Paris - With over 50km of treacherous cobbled sections, cycling's epic one-day classic Paris-Roubaix deserves its deadly reputation, but the powerful Quick Step team believe their collective power can tame the race in fine weather this Sunday.
Known as the 'Hell of the North' and evocative of exhausted, mud-splattered survivors collapsing at the finish line of the Roubaix velodrome, race mythology dictates the cobbles themselves select the winner.
But in Niki Terpstra and Philippe Gilbert the Belgian outfit have at least two contenders strong enough, on paper, to defy the many challenges thrown at the peloton during a 257 km race of attrition.
Despite participating only once previously, in 2007, Gilbert is ready to go full gas in his bid to secure a fourth one-day classic 'Monument' having already won the Tour of Flanders, Liege-Bastogne-Liege and the Tour of Lombardy.
"I think it's time," Gilbert told media on Thursday. "I'm in the latter part of my career now. I didn't want to risk it before, so I left it towards the end of my career, so I think it's logical to go for it now."
Dutch team-mate Terpstra could take up the baton should the cobbles kill off Gilbert's challenge. He will saddle up with ambitions, too, having soloed to victory in the Tour of Flanders last week.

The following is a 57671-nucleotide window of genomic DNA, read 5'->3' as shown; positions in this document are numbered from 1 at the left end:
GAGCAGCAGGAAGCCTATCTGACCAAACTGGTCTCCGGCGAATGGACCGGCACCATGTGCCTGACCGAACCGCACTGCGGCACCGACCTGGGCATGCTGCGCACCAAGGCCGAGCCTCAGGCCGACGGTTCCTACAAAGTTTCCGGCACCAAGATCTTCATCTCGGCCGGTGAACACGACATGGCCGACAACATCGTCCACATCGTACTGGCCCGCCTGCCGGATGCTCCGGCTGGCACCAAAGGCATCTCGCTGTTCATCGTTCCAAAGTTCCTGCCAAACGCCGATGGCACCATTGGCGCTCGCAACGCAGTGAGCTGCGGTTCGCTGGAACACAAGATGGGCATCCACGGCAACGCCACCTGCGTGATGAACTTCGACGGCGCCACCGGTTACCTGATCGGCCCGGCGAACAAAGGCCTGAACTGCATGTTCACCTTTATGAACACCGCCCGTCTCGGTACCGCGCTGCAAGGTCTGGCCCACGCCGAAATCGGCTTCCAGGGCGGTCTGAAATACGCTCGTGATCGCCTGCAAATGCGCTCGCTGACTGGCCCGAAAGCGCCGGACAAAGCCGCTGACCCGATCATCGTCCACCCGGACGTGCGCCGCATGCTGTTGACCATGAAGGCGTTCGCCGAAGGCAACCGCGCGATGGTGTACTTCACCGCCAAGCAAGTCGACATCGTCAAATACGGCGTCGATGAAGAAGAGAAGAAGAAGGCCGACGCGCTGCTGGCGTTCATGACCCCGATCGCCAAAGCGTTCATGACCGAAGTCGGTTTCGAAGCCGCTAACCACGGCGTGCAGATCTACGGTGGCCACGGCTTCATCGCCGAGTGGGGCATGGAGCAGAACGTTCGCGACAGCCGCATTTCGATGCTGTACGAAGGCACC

"Paris-Roubaix suits me even better than the Tour of Flanders," said the slimmed down 33-year-old Terpstra.
Last year's winner Greg Van Avermaet of BMC says he feels 'capable of winning it again' after setting the highest average speed in Paris-Roubaix history at over 43km per hour in 2017.
While the race is 257km long "the real race starts at Arenberg", Paris-Roubaix race director Thierry Gouvenou told AFP this week.
The notorious Arenberg Forest is one of three 'five star difficulty' sections. Coming at the 93km mark, the shade leaves its often mishappen cobbles greasy and slick.
"Riding on these cobbles is a violent experience," former professional racer Gouvenou told AFP.
"You need to be slightly mad to launch yourself into Arenberg at top speed. The slightest error and you can't maintain control."
World class bike-handling skills weren't enough for Bora's Peter Sagan last year. He suffered a puncture when brought down by another rider's fall as he was trying to follow Van Avermaet.
Marked out of contention for victory at Flanders last week, Slovakia's world champion will be hoping he doesn't suffer the same fate on Sunday.
For Govenou, Arenberg is strategically crucial.
"You don't win the race at Arenberg, but this is where the winning selection is made," he said.
The next five star point is at Mons-en-Pevele (208.5 km), from where a long range winning bid is possible, then finally at Carrefour de l'Arbre 17km from home.
"I have lost in the sprint twice," said another Quick Step contender Zdenek Stybar, the 32-year-old Czech who came second in 2015 and 2017.
"The penny has dropped now, I have to finish solo."
Stage nine of this year's Tour de France starts at nearby Arras and race director Christian Proudhomme said even the likes of French favourite Romain Bardet, whose physique is unsuited to winning this type of challenge, had expressed joy at discovering it on the route.
On Sunday, Bardet and other overall contenders for the yellow jersey in July will be testing the waters, on the cobbles.